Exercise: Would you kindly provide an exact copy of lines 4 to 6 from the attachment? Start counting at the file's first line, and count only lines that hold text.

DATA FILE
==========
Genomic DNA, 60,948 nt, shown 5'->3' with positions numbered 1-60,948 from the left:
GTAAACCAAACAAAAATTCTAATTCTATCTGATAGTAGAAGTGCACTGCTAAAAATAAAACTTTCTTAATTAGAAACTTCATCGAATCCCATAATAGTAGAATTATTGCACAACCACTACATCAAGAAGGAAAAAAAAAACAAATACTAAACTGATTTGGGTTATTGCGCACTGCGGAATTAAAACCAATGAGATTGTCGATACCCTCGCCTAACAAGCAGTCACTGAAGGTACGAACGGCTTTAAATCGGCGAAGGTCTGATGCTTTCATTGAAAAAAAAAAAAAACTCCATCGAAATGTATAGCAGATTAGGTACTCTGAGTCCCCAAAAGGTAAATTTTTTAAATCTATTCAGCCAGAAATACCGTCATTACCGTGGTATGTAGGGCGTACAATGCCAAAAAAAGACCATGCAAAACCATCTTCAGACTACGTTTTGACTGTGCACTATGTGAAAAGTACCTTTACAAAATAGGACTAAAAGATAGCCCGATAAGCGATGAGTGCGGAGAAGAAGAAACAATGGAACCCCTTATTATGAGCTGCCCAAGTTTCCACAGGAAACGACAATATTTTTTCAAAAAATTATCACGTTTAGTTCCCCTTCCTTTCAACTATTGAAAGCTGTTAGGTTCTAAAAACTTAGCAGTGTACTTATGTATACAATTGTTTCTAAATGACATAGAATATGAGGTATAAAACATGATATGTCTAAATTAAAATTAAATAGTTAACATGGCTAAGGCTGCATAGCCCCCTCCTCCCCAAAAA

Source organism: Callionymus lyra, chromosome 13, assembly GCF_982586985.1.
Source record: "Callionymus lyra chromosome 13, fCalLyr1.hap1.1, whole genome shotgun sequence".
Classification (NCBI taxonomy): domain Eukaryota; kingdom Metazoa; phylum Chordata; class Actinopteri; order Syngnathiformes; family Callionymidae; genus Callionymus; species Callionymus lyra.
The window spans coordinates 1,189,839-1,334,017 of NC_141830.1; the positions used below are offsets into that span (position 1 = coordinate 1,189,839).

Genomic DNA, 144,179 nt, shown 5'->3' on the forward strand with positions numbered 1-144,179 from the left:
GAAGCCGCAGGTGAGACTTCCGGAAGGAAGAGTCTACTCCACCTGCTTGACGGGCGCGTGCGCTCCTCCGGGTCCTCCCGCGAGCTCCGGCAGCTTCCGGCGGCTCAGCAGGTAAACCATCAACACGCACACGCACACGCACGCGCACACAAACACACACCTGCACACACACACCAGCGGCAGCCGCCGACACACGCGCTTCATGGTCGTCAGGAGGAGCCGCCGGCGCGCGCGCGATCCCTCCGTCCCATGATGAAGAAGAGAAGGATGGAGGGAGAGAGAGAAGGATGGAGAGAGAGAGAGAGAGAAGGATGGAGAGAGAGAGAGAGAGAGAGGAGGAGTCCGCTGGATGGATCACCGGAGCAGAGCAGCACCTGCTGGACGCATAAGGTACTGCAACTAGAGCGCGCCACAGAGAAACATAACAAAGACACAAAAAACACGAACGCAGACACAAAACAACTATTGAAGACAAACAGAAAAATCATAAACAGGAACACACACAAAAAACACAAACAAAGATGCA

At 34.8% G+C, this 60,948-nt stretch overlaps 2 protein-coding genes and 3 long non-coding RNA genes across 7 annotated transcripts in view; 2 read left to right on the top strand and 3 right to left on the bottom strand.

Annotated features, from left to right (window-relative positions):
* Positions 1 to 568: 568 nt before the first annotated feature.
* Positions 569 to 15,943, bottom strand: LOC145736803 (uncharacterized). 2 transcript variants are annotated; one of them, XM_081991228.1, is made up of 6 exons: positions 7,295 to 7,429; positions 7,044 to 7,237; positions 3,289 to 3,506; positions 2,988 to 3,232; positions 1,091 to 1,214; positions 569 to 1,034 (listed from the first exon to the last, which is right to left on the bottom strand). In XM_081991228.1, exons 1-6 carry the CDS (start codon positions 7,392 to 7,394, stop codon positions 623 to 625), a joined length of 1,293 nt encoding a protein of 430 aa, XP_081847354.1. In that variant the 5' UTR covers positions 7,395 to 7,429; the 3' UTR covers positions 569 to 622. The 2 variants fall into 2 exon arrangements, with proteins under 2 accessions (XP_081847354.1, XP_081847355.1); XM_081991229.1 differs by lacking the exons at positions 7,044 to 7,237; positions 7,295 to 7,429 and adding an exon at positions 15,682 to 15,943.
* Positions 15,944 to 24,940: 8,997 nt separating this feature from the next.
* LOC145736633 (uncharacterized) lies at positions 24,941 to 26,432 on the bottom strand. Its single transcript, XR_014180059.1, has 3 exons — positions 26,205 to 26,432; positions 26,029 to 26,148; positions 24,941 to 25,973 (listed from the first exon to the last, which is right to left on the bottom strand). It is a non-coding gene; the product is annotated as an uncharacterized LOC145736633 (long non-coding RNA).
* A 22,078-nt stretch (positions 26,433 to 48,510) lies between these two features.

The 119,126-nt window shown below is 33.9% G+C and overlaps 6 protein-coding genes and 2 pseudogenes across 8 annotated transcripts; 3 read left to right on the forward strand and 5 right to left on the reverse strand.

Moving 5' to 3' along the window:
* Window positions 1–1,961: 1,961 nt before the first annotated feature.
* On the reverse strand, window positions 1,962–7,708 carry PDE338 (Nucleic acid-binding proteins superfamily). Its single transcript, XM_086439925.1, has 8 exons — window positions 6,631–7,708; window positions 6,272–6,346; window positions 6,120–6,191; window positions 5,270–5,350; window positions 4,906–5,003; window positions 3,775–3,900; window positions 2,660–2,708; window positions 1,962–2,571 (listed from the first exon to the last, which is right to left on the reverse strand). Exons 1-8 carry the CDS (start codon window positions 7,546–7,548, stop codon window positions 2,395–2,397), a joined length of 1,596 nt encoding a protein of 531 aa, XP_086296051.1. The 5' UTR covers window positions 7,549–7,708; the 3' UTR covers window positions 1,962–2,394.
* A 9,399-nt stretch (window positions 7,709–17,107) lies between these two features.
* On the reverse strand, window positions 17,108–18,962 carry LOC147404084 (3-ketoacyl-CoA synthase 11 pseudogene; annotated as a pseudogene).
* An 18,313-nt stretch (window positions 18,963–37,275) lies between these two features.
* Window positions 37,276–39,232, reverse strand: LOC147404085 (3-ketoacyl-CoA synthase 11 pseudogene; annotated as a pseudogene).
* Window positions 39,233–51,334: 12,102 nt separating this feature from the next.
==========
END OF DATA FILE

Source record: "Callionymus lyra chromosome 13, fCalLyr1.hap1.1, whole genome shotgun sequence".
Classification (NCBI taxonomy): domain Eukaryota; kingdom Metazoa; phylum Chordata; class Actinopteri; order Syngnathiformes; family Callionymidae; genus Callionymus; species Callionymus lyra.
The window spans coordinates 1,189,839-1,334,017 of NC_141830.1; the positions used below are offsets into that span (position 1 = coordinate 1,189,839).